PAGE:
Indianapolis Colts @ New England Patriots - Seemed Andrew Luck wanted to replay the script from the Chief win, throwing an early pick (four on the day) to hand the Patriots an early 14-0 lead but he didn't count on the transformation of this Patriots team into a power running steamroller, grinding and gashing out all six of the touchdowns on the ground (plus a 2-point conversion) on 243 rushing yards (LaGarrette Blount with four on 166). Brady and Belichek head to their eighth conference championship together with a 43-22 thrashing of the Colts.
San Francisco 49ers @ Carolina Panthers - The Panthers defense smothered the Niners November 9th 10-9 but the roles were reversed as the Niners D picked off Cam Newton twice, sacked him five times and stuffed the Panthers on the 1-yard line twice in the first half, including a pivotal fourth down stop. Cam's Superman outfit seemed to fit Niners' QB Colin Kaepernick just fine in the 23-10 win.
San Diego Chargers @ Denver Broncos - After improbably beating the Broncos at Mile High to spark their improbable playoff charge in week 15, the Chargers came in with the feeling of a team of destiny (fun fact: the previous five Superbowl winners had begun their season with a game against the Eagles. Who played the Eagles to begin the year? The Chargers). Yet, destiny and another strong defensive performance against the Broncos weren't enough as Manning came through when it mattered and the Bolts offense was anemic for three quarters before a late rally brought them within a touchdown only to fall short, 24-17.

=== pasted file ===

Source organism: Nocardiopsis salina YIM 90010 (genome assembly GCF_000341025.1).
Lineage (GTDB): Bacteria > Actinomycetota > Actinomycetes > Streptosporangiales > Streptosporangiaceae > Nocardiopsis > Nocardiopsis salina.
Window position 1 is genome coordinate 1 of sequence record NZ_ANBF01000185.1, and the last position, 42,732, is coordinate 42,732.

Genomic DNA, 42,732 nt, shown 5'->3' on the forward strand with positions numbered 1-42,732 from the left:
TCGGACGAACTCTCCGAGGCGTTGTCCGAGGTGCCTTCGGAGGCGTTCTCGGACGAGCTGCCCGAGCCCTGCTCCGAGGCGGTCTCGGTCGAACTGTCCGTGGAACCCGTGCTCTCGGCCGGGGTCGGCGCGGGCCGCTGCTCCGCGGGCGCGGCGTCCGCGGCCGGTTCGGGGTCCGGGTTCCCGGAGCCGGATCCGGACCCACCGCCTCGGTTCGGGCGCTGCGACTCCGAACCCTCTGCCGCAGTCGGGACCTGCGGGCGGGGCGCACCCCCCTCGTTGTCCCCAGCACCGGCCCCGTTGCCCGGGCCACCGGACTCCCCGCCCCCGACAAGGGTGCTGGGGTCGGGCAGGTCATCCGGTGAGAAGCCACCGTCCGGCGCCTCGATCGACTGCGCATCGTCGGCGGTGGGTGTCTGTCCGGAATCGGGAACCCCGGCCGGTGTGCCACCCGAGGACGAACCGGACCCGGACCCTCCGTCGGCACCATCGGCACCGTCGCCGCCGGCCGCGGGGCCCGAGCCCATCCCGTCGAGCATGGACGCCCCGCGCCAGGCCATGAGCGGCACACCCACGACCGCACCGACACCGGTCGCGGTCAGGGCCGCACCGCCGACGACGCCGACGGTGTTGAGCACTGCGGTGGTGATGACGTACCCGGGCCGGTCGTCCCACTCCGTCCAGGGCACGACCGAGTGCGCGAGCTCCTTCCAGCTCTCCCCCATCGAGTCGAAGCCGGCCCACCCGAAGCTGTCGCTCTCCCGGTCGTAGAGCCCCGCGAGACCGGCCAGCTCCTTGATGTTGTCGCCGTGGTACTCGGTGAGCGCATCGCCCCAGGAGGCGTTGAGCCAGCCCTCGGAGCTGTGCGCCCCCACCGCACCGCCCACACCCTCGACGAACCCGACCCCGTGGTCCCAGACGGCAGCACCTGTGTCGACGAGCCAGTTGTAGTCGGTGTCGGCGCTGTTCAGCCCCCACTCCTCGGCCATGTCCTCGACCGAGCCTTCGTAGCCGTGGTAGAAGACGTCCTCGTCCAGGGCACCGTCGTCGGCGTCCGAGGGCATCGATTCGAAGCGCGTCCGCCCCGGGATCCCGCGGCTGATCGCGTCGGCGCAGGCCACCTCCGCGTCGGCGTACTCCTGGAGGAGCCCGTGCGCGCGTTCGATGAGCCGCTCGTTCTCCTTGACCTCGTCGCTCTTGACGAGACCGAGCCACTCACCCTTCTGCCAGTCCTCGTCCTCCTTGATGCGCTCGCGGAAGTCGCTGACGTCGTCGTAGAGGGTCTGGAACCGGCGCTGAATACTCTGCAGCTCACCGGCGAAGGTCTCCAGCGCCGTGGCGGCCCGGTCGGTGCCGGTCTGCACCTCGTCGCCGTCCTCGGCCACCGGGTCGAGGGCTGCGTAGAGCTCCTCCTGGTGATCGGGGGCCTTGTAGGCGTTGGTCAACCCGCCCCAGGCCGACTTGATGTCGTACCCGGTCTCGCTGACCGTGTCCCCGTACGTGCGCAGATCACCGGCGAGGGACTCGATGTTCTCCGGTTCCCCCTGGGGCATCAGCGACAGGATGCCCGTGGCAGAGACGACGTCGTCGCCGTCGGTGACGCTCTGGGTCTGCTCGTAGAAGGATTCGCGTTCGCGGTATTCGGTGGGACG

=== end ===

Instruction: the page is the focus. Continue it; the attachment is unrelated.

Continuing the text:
Conference Championships - When Welker channels Belichek and Kap's cape slips

Patriots @ Broncos - Neither CBS nor the story books could have dreamed up a better match-up, Brady versus Manning. Again. The 15th meeting and fourth in the AFC final with Brady coming in up 10-4 and 2-1 respectively. Sadly, the game didn't live up to the hype as the Patriots didn't even put up much of a fight nor duplicate their amazing week 12 comeback OT victory over the Broncos thanks to Brady's atypically poor play, a more-than-questionable Wes Welker pick play that took out Aqib Talib (hmmm, wonder where Welker learned to do that Bill?) and a series of clock chewing drives orchestrated by Manning allowing him to even up the championship record at two wins apiece thanks to a 26-16 victory.